My life is unfolding just like the story in a book. And because I want my life to have a happy ending I have thrown myself into this reading and writing life with full abandon. I now know that reading has saved me and writing has too. Won't you all join me on this literacy journey?
For more on my story or how to join the Pulpwood Queens and Timber Guys Book Clubs, go to www.beautyandthebook.com, click on Pulpwood Queens.
For more on my daily reading and writing adventures, go to www.pulpwoodqueen.com.
Last, I would like to say that reading and writing is not suppose to be a solitary adventure. Those teachers who read aloud to us small town Kansas kids had to have the interaction between the reader and the audience for the full reading experience. Reading out loud must make a big comeback. Sharing stories is what makes us more human. We also must not be so at task at writing that we forget who we are writing for, who is our reader? The one thing that makes my book club so unique is that I really try to bring each author in each month so the readers can hear their perspective of their writing process. If they cannot come in, they volunteer to call in to any of my chapters that so wishes. To read a book is one dimension, to share a book with another is another dimension, but to have the author talk to a book club is to bring the full picture into focus.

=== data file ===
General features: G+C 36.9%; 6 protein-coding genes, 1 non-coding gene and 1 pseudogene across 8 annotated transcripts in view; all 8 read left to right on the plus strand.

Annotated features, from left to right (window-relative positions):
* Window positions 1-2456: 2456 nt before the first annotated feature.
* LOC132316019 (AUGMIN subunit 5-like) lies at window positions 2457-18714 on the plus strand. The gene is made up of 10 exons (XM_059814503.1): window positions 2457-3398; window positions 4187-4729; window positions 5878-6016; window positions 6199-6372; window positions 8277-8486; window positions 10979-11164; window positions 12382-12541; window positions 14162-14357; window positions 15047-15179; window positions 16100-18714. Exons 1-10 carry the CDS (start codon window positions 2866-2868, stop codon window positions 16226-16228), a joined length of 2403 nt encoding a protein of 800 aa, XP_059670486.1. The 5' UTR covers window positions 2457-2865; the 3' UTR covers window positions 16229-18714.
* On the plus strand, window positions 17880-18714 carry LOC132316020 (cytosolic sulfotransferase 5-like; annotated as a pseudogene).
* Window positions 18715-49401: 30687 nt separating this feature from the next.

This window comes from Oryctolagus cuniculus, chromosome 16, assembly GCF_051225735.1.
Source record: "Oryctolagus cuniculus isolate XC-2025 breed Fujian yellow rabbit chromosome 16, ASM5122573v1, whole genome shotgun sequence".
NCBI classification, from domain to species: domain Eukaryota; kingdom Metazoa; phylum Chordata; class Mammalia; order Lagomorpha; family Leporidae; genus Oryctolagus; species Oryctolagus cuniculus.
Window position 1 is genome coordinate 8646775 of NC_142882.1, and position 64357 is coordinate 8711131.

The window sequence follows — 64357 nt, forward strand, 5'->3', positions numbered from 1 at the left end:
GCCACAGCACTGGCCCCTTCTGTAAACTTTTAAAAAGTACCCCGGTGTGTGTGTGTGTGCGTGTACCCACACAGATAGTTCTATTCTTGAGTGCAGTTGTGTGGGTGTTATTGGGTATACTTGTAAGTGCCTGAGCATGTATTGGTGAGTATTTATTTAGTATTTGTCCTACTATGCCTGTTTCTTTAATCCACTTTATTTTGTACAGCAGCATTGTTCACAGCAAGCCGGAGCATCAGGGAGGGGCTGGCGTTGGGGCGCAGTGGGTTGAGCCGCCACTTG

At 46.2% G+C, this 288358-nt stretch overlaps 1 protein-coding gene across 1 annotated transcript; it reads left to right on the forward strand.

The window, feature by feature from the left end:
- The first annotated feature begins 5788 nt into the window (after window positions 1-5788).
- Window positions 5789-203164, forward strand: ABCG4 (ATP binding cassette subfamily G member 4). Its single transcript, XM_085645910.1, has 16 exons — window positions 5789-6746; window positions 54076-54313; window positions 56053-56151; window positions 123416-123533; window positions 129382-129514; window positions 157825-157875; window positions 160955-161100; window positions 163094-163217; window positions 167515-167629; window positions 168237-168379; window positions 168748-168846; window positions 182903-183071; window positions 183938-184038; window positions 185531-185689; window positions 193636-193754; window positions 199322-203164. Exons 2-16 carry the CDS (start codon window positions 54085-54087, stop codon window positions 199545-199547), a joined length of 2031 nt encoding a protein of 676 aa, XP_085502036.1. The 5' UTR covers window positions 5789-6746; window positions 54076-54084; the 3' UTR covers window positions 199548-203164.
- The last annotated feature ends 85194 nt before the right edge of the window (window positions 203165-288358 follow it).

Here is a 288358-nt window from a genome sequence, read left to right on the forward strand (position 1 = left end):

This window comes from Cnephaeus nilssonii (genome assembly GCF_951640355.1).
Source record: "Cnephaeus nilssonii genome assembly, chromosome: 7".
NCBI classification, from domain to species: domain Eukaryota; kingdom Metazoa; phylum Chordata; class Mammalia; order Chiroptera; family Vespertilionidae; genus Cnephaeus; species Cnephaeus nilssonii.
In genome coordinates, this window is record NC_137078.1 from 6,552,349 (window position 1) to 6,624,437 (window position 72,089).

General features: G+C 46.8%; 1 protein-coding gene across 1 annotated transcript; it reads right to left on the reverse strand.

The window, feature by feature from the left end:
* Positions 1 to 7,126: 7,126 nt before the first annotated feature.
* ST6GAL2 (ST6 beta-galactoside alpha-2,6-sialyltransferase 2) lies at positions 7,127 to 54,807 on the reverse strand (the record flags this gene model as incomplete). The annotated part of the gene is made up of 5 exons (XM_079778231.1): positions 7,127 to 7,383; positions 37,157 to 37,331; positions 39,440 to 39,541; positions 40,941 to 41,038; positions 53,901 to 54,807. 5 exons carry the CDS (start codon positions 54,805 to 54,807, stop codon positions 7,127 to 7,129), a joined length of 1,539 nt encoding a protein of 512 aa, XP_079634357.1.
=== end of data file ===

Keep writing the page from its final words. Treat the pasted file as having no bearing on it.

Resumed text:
As I listed all my book club selection authors in my book and give book lists at the end of each chapter, I want people to know that there are many, many great books out there that are not getting the attention they deserve. If my reading and writing life does one thing, I hope it connects a reader with a writer that reveals they are not alone in this world but have found a home. I have built a house, a home of books, and that's where I will continue to dwell. Won't you grace my doors and join me in this reading and writing life?
Tiara wearing and Book sharing,
Kathy L. Patrick
Author of "The Pulpwood Queens' Tiara Wearing, Book Sharing Guide to Life", Grand Central Publishing
Founder of the Pulpwood Queens and Timber Guys Book Clubs, the largest "meeting and discussing" book club in the world!
Beauty and the Book
608 North Polk Street
Jefferson, Texas 75657